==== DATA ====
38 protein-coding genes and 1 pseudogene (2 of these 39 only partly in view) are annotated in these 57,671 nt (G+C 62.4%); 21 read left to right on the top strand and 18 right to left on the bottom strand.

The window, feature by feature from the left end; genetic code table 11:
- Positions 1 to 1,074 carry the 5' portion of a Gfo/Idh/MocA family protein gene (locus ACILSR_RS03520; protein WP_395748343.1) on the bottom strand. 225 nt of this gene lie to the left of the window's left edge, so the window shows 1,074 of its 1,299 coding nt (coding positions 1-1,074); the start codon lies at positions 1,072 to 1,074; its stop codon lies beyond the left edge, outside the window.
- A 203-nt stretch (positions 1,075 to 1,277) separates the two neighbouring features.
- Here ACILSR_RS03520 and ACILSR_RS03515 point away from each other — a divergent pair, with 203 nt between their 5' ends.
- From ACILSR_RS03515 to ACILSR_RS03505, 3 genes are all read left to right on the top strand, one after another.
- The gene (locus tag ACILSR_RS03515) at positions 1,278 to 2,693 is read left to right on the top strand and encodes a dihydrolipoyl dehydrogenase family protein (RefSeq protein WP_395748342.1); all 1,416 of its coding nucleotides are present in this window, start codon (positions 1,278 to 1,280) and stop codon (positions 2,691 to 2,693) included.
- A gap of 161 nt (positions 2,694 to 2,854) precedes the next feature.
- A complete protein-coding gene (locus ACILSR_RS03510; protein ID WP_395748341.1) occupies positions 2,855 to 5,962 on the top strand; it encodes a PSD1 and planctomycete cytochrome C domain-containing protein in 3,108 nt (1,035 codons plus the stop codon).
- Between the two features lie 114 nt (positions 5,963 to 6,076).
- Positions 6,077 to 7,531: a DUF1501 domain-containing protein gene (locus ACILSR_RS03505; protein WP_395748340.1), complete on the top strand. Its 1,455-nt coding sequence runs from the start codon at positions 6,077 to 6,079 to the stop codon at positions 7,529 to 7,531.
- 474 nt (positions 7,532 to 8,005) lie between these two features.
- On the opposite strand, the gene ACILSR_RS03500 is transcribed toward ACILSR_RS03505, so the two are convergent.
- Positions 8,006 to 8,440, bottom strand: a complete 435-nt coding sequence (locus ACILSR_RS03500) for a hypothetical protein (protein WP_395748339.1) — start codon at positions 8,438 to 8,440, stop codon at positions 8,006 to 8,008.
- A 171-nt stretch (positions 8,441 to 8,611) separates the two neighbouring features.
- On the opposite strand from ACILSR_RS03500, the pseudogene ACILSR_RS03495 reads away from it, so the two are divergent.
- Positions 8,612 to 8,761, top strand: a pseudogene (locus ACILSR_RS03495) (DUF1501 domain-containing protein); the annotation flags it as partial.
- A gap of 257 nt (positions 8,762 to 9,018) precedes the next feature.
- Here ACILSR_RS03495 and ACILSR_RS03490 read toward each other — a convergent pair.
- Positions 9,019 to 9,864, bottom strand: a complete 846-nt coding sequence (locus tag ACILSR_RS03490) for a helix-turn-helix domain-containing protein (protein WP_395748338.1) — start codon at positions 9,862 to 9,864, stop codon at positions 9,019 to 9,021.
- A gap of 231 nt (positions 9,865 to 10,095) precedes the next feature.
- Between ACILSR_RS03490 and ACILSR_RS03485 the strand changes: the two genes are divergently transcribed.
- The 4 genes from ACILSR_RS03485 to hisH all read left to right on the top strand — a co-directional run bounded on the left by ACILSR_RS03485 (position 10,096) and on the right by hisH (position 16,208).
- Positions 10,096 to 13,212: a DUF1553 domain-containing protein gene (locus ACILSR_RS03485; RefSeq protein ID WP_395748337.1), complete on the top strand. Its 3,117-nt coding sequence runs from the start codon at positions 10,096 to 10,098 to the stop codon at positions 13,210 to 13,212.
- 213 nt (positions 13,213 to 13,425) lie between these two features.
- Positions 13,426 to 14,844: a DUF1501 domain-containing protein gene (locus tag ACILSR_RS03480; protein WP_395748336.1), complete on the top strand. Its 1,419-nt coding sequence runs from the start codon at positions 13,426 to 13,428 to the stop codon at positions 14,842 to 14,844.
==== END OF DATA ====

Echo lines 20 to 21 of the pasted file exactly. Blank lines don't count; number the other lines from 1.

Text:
- Positions 9,019 to 9,864, bottom strand: a complete 846-nt coding sequence (locus tag ACILSR_RS03490) for a helix-turn-helix domain-containing protein (protein WP_395748338.1) — start codon at positions 9,862 to 9,864, stop codon at positions 9,019 to 9,021.
- A gap of 231 nt (positions 9,865 to 10,095) precedes the next feature.